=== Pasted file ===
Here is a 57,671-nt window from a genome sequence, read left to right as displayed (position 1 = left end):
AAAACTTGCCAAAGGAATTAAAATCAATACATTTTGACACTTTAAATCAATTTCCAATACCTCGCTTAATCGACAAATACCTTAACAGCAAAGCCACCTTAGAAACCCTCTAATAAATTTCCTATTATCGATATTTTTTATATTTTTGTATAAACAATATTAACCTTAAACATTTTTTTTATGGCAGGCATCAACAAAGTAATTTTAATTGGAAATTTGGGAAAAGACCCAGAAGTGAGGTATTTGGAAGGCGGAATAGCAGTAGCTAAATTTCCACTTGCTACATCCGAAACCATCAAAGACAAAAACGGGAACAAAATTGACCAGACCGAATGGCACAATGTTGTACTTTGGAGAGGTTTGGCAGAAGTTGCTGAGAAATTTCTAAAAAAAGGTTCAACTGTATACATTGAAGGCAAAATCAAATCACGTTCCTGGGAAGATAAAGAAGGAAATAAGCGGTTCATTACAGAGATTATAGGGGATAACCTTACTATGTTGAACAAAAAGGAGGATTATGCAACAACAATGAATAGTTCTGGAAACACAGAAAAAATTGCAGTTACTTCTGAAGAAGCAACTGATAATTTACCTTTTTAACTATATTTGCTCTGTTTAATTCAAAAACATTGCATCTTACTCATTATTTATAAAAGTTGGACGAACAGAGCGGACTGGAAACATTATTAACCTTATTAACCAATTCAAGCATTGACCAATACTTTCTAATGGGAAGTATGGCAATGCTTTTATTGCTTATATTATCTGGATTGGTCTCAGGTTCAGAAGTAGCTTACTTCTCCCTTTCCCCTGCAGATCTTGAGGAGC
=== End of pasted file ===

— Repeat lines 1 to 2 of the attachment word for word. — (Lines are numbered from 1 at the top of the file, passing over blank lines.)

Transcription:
Here is a 57,671-nt window from a genome sequence, read left to right as displayed (position 1 = left end):
AAAACTTGCCAAAGGAATTAAAATCAATACATTTTGACACTTTAAATCAATTTCCAATACCTCGCTTAATCGACAAATACCTTAACAGCAAAGCCACCTTAGAAACCCTCTAATAAATTTCCTATTATCGATATTTTTTATATTTTTGTATAAACAATATTAACCTTAAACATTTTTTTTATGGCAGGCATCAACAAAGTAATTTTAATTGGAAATTTGGGAAAAGACCCAGAAGTGAGGTATTTGGAAGGCGGAATAGCAGTAGCTAAATTTCCACTTGCTACATCCGAAACCATCAAAGACAAAAACGGGAACAAAATTGACCAGACCGAATGGCACAATGTTGTACTTTGGAGAGGTTTGGCAGAAGTTGCTGAGAAATTTCTAAAAAAAGGTTCAACTGTATACATTGAAGGCAAAATCAAATCACGTTCCTGGGAAGATAAAGAAGGAAATAAGCGGTTCATTACAGAGATTATAGGGGATAACCTTACTATGTTGAACAAAAAGGAGGATTATGCAACAACAATGAATAGTTCTGGAAACACAGAAAAAATTGCAGTTACTTCTGAAGAAGCAACTGATAATTTACCTTTTTAACTATATTTGCTCTGTTTAATTCAAAAACATTGCATCTTACTCATTATTTATAAAAGTTGGACGAACAGAGCGGACTGGAAACATTATTAACCTTATTAACCAATTCAAGCATTGACCAATACTTTCTAATGGGAAGTATGGCAATGCTTTTATTGCTTATATTATCTGGATTGGTCTCAGGTTCAGAAGTAGCTTACTTCTCCCTTTCCCCTGCAGATCTTGAGGAGC